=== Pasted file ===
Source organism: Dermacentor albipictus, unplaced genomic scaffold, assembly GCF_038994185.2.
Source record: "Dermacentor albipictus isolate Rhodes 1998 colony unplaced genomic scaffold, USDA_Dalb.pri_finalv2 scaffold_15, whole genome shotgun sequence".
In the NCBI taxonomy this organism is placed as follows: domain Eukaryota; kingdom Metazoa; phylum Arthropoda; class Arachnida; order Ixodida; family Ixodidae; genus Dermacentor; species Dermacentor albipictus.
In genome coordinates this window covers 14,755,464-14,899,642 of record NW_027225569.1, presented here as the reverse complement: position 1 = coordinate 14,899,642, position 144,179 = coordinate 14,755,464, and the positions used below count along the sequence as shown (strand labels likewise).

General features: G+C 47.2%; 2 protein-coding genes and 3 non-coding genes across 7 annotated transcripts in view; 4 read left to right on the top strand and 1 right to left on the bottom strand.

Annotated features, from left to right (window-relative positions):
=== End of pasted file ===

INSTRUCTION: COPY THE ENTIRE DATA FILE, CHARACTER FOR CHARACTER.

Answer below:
Source organism: Dermacentor albipictus, unplaced genomic scaffold, assembly GCF_038994185.2.
Source record: "Dermacentor albipictus isolate Rhodes 1998 colony unplaced genomic scaffold, USDA_Dalb.pri_finalv2 scaffold_15, whole genome shotgun sequence".
In the NCBI taxonomy this organism is placed as follows: domain Eukaryota; kingdom Metazoa; phylum Arthropoda; class Arachnida; order Ixodida; family Ixodidae; genus Dermacentor; species Dermacentor albipictus.
In genome coordinates this window covers 14,755,464-14,899,642 of record NW_027225569.1, presented here as the reverse complement: position 1 = coordinate 14,899,642, position 144,179 = coordinate 14,755,464, and the positions used below count along the sequence as shown (strand labels likewise).

General features: G+C 47.2%; 2 protein-coding genes and 3 non-coding genes across 7 annotated transcripts in view; 4 read left to right on the top strand and 1 right to left on the bottom strand.

Annotated features, from left to right (window-relative positions):